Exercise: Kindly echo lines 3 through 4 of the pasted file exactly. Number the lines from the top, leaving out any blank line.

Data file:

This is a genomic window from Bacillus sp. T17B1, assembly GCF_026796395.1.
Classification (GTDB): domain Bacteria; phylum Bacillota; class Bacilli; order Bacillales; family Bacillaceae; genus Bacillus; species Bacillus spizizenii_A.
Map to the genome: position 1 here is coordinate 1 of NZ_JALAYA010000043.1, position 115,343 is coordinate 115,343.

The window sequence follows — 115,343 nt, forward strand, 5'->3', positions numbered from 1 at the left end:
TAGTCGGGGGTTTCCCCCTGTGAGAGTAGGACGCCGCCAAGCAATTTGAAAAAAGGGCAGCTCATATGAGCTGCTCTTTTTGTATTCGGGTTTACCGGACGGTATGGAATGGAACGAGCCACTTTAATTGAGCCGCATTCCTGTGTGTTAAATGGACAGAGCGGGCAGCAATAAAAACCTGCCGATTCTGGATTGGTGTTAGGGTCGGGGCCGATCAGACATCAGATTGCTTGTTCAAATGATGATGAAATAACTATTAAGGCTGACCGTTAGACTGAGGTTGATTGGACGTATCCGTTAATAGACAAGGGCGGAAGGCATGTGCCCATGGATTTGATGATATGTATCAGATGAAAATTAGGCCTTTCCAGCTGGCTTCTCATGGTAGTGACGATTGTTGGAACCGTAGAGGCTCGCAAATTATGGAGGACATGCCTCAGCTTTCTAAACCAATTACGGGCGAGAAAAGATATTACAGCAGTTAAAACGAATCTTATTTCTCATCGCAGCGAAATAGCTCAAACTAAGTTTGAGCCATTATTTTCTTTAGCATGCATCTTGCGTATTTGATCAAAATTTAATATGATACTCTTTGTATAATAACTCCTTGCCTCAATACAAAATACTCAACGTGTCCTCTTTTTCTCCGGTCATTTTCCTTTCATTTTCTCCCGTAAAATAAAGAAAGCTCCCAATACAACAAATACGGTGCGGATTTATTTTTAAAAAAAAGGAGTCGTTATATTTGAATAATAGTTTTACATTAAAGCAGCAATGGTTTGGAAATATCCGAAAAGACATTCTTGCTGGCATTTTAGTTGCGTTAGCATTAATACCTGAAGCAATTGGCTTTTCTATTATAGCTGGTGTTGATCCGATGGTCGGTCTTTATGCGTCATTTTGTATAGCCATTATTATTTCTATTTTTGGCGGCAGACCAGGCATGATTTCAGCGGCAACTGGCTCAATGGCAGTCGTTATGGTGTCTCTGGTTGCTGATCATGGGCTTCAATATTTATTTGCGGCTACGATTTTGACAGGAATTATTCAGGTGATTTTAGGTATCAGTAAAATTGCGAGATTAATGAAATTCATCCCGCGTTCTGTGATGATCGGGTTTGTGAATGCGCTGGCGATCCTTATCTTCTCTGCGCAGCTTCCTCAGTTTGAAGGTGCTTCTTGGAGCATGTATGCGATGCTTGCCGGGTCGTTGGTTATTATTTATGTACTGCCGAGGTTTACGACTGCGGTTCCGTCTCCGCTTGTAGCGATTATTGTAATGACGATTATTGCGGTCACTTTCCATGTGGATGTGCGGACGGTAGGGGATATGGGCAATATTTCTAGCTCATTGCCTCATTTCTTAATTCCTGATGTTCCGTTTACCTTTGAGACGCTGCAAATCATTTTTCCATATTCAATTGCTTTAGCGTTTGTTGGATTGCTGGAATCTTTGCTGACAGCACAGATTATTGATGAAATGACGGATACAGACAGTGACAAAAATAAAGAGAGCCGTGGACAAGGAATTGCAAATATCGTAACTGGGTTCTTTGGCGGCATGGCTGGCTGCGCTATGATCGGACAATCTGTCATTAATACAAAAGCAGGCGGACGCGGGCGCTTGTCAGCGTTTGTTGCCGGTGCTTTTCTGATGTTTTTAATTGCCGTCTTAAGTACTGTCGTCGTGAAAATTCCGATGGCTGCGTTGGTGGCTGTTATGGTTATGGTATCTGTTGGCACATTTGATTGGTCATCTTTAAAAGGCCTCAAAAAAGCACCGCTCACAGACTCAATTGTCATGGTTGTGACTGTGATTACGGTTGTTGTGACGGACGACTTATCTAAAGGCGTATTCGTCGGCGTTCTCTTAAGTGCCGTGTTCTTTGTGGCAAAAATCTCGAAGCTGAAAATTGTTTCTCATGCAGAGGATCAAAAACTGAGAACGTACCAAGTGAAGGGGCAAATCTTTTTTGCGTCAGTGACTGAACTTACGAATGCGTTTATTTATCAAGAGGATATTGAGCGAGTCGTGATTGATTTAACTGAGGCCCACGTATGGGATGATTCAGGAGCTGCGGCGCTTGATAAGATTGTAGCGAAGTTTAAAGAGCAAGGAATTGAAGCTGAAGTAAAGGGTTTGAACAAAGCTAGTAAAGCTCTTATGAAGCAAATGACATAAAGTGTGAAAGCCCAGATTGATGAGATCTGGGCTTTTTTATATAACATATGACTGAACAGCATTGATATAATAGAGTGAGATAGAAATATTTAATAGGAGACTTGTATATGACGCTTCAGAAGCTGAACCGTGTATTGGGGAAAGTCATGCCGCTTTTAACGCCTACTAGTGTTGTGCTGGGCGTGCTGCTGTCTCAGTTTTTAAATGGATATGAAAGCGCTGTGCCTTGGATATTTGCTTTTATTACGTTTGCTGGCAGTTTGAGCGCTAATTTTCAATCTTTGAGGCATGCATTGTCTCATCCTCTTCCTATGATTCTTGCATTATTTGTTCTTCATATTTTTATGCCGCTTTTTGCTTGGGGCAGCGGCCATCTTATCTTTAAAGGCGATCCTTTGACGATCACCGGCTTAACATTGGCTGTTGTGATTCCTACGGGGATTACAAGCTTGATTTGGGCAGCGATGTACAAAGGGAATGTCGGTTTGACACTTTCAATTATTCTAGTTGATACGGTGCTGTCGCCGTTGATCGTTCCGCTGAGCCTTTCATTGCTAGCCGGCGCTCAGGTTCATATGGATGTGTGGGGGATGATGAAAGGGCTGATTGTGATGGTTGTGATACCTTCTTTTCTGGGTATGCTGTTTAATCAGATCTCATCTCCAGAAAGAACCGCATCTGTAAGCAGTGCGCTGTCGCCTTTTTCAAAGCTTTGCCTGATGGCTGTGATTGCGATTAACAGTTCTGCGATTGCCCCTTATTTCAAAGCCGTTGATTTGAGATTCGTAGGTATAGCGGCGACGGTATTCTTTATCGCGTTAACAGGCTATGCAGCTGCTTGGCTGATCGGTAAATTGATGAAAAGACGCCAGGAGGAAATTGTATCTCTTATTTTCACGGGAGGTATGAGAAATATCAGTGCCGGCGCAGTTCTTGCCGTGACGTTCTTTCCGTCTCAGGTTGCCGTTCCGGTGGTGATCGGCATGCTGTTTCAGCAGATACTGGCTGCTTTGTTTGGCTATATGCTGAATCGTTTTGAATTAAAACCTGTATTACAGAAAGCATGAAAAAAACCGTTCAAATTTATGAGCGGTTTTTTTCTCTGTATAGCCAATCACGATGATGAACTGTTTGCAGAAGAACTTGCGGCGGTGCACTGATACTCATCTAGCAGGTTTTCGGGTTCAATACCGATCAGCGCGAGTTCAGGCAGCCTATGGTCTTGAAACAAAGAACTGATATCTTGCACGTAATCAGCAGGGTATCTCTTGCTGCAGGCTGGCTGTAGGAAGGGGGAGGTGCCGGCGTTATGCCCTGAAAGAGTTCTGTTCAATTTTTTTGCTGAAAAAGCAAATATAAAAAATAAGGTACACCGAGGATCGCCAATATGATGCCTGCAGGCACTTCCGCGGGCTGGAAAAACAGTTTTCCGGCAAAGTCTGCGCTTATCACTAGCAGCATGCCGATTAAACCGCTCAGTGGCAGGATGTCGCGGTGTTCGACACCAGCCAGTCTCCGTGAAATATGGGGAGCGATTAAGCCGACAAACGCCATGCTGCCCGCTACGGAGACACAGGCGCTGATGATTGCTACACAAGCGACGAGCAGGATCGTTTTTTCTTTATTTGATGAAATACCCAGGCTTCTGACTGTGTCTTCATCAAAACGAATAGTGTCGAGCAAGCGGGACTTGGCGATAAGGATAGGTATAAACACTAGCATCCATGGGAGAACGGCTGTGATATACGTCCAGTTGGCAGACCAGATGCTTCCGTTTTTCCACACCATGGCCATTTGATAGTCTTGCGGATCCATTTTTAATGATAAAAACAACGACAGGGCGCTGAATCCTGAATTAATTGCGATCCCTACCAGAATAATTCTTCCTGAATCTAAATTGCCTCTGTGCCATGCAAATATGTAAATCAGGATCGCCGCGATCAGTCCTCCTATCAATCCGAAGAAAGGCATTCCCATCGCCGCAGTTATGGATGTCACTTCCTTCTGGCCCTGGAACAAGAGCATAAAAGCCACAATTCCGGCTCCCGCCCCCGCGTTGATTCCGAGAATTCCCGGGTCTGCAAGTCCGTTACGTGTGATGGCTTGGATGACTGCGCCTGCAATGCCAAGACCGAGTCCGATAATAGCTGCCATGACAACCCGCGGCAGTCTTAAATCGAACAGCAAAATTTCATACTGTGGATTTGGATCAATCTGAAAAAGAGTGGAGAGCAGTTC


Map to the genome: position 1 here is coordinate 1 of NZ_JALAYA010000043.1, position 115,343 is coordinate 115,343.

The window sequence follows — 115,343 nt, forward strand, 5'->3', positions numbered from 1 at the left end: